Illustration: Lazaro Gamio/Axios

The U.S. has a competitive advantage in the development of self-driving cars, but risks squandering it by disrupting global markets with tariffs on imported vehicles, according to the Information Technology and Innovation Foundation, a science and technology policy think tank.

Why it matters: After decades of decline, the U.S. auto industry stands to re-emerge as a global leader by leveraging America’s competitive advantage in IT hardware and software. But trade policies intended to protect American workers could trigger reciprocal actions, cutting off markets for U.S. vehicles, ITIF says.

What's at stake: Most of the $80 billion invested in AV research between August 2014 and June 2017 occurred in the U.S, says the Brookings Institution, including by foreign automakers, who do much of their research and development here.

What’s needed: ITIF recommends policies that reinforce the U.S. advantage for developing, testing and producing AVs, such as:

  • Federal regulations that encourage AV testing and deployment.
  • Increased tax credits for R&D.
  • An emphasis on engineering and computer education.
  • Support for collaborative R&D.

What to watch: The threat of auto tariffs are hanging over talks that started this week on new bilateral trade deals with the EU, the U.K. and Japan.

Go deeper

How "naked ballots" could upend mail-in voting in Pennsylvania

Trump signs in Olyphant, Penn. Photo: Eric Baradat/AFP via Getty Images

Pennsylvania's Supreme Court ordered state officials last week to throw out mail-in ballots submitted without a required inner "secrecy" envelope in November's election, the Philadelphia Inquirer reports.

The state of play: The decision went under the radar alongside the simultaneous decision to extend the time that mail-in ballots could be counted, but Philadelphia's top elections official warned state legislators this week that throwing out so-called "naked ballots" could bring "electoral chaos" to the state and cause "tens of thousands of votes" to be thrown out — potentially tipping the presidential election.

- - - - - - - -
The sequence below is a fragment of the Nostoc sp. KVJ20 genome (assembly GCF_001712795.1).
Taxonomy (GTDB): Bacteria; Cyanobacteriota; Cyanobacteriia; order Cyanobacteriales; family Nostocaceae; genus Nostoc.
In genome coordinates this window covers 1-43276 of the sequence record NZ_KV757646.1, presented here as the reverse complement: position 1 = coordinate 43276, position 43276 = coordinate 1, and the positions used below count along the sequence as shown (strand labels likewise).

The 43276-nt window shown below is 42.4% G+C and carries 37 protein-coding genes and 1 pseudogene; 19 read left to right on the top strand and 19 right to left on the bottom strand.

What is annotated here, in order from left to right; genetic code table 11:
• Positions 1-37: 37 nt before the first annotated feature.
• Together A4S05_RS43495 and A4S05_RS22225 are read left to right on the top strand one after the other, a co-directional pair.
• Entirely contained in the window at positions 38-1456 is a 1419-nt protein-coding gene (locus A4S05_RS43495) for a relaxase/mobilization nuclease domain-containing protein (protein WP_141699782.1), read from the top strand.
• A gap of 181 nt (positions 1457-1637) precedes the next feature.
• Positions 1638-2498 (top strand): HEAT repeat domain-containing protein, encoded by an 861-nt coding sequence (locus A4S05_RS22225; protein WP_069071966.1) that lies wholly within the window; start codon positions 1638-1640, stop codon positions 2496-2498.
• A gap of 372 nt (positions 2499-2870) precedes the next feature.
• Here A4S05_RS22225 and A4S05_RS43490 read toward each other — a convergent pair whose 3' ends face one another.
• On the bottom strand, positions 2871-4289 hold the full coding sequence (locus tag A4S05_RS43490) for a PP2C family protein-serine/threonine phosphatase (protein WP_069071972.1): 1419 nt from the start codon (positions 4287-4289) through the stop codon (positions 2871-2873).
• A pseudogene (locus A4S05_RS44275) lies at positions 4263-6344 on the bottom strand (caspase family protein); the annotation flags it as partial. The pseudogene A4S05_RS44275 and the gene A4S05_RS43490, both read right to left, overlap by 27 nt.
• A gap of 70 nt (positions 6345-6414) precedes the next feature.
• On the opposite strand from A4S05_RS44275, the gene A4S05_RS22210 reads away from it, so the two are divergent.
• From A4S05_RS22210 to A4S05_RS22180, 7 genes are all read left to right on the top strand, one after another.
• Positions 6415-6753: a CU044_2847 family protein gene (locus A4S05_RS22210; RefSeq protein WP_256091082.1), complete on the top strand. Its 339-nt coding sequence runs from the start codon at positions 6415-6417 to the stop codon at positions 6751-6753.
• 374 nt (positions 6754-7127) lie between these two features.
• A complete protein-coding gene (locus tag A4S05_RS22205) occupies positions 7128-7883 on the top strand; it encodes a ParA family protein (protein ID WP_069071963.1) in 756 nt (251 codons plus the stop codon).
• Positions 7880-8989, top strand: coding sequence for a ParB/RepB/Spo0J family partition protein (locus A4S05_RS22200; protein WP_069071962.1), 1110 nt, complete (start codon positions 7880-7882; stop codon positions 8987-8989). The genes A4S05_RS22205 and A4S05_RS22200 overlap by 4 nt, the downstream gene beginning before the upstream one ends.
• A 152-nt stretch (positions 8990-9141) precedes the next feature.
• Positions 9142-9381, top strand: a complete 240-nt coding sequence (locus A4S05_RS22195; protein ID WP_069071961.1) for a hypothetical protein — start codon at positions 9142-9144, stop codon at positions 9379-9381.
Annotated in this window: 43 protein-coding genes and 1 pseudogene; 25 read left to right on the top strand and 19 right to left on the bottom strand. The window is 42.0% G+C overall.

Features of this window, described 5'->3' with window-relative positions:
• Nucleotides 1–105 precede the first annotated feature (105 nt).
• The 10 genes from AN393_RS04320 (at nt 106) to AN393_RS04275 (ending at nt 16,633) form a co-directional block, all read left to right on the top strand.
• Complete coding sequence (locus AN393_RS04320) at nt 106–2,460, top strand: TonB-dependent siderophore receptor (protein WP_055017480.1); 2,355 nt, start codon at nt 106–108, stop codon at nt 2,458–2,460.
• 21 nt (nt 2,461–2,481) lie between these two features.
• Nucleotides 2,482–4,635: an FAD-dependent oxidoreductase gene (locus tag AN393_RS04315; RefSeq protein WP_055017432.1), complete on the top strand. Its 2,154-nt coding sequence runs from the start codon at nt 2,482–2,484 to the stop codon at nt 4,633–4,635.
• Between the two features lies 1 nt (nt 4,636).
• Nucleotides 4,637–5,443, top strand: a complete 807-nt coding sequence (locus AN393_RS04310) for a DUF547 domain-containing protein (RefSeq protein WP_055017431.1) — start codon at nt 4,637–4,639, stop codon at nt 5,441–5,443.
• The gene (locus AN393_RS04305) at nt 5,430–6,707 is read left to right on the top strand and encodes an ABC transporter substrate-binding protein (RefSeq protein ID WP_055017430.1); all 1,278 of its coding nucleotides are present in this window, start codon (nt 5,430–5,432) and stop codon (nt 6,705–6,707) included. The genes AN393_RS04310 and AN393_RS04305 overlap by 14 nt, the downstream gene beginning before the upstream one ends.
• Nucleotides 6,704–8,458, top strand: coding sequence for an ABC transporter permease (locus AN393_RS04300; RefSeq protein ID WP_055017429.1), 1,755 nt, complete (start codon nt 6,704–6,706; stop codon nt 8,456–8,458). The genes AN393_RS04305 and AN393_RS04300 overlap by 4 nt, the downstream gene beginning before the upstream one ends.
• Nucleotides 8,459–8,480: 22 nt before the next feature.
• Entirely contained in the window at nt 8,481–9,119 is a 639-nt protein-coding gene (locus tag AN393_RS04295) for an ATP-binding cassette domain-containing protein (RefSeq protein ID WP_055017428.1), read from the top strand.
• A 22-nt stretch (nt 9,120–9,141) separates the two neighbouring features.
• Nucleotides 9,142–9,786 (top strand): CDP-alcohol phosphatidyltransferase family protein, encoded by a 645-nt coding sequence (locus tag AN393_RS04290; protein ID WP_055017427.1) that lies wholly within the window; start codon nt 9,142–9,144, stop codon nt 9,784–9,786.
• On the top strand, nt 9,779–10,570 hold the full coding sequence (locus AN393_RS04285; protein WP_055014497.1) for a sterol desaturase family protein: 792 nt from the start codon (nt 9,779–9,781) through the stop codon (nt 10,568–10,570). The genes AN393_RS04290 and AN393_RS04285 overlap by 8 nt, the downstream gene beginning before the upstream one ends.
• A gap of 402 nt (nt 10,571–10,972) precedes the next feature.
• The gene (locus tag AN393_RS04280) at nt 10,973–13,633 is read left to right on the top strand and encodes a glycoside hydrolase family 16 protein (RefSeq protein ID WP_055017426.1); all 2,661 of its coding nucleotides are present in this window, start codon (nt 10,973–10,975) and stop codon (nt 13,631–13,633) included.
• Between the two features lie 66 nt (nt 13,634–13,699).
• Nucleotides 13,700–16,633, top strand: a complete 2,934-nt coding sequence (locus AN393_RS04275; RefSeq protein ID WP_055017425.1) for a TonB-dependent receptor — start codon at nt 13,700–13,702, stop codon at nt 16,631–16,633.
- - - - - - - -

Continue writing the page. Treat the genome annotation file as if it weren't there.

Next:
Commission releases topics for first presidential debate

Moderator Chris Wallace. Photo: Drew Angerer/Getty Images

Fox News anchor Chris Wallace has selected what topics he'll cover while moderating the first presidential debate between President Trump and former Vice President Joe Biden next week.

What to watch: Topics for the Sept. 29 debate will include Trump and Biden's records, the Supreme Court, COVID-19, economic policy, racism and the integrity of the election, the Commission for Presidential Debates announced on Tuesday. Each topic will receive 15 minutes of conversation and will be presented in no particular order.

Fed chair warns economy will feel the weight of expired stimulus

Treasury Secretary Steven Mnuchin and Fed Chair Jay Powell bump elbows before House hearing on Tuesday. Photo: Joshua Roberts/Pool/AFP via Getty Images

Federal Reserve Chairman Jerome Powell told the House Financial Services Committee on Tuesday that the expiration of Congress' coronavirus stimulus will weigh on the U.S. economy.

Why it matters: Powell warned that the effects of dried-up benefits are a looming risk to the economy, even if the consequences aren't yet visible.

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